St. Louis continues wasting money every two years by holding a partisan primary followed a month later by the general election. This gives the illusion that different political parties matter in St. Louis. They don’t.

Proponents of nonpartisan ballots suggest that:

  • Political parties are irrelevant to providing services.
  • Cooperation between elected officials belonging to different parties is more likely.

Proponents for partisan elections argue that:

  • The absence of party labels confuses voters; a voter who must choose from among a group of candidates whom she knows nothing about will have no meaningful basis in casting a ballot.
  • In the absence of a party ballot, voters will turn to whatever cue is available, which often turns out to be the ethnicity of a candidate’s name.
  • Non-partisanship tends to produce elected officials more representative of the upper socioeconomic strata than of the general populace and aggravates the class bias in voting turnout, because in true non-partisan systems there are no organizations of local party workers to bring lower-class citizens to the polls on election day. (League of Cities)

If voters only look to see who the ward committee endorsed in the primary or for the “D” in general it explains a lot about the state of St. Louis. We need educated voters who know the issues and candidates!

REJECTED BY VOTERS:

PROPOSITION A AMENDMENT TO THE CITY CHARTER (Proposed by Initiative Petition)

A proposed ordinance submitting to the registered voters of the City of St. Louis an amendment to Article XV of the City Charter repealing Sections 4 and 5 and enacting in lieu thereof four new sections, Sections 4, 4a, 4b and 5, the purpose of which is to abolish the Office of Recorder of Deeds and consolidate the functions of that office with that of the Assessor, and place any realized cost savings in a special fund known as “the police body-worn camera fund” dedicated to the purchase and use of police body-worn cameras by the city Metropolitan Police Department subject to appropriation from the fund by the Board of Aldermen for the express purpose of the fund (the full text of which is available at all polling places).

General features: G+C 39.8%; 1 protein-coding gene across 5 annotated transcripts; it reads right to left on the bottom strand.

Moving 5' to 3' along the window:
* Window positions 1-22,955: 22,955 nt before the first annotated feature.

PROPOSITION B AMENDMENT TO THE CITY CHARTER (Proposed by Initiative Petition)

A proposed ordinance submitting to the registered voters of the City of St. Louis an amendment to Article II of the City Charter repealing Sections 1, 2 and 3 and enacting in lieu thereof four new Sections 1, 1(a), 2 and 3, the purpose of which is to move the Primary Municipal Election date from March to August and the General Municipal Election date from April to November in even-numbered years, commencing in 2020 and continuing every two years thereafter, and providing for a transition to accomplish those changes (the full text of which is available at all polling places).

PROPOSITION 2 (Proposed by Ordinance)

Shall the use tax paid by businesses on out-of-state purchases and derived from the one half of one percent increased use tax, which corresponds to approval and levy of an Economic Development Sales Tax in the City of St. Louis, be used for the purposes of minority job training and business development programs, and a portion of construction costs, but not construction cost overruns, of a multipurpose stadium for soccer, local amateur sports, concerts and community events? A use tax is the equivalent of a sales tax on purchases from out-of-state sellers by in-state buyers and on certain taxable business transactions for which a sales tax is not levied. No taxpayer is subject to a sales tax and a use tax on the same transaction. The City shall be required to make available to the public an audited comprehensive financial report detailing the management and use of the portion of the funds each year.

PROPOSITION NS BOND ISSUE ORDINANCE (Proposed by Initiative Petition)

A proposition submitting to the registered voters of the City of St. Louis a proposed Ordinance authorizing and directing the issuance of general obligation bonds of The City of St. Louis, Missouri, not to exceed $40,000,000 principal amount in aggregate (of which no more than $6,000,000 in principal amount shall be issued annually) for the purpose of stabilizing, as limited by the Ordinance, residential properties owned by public entities, as described in the Ordinance, and authorizing the execution of an agreement relating to the expenditure of the sale proceeds of such bonds (the full text of which is available at all polling places).

APPROIVED BY VOTERS:

PROPOSITION C AMENDMENT TO THE CITY CHARTER (Proposed by Ordinance)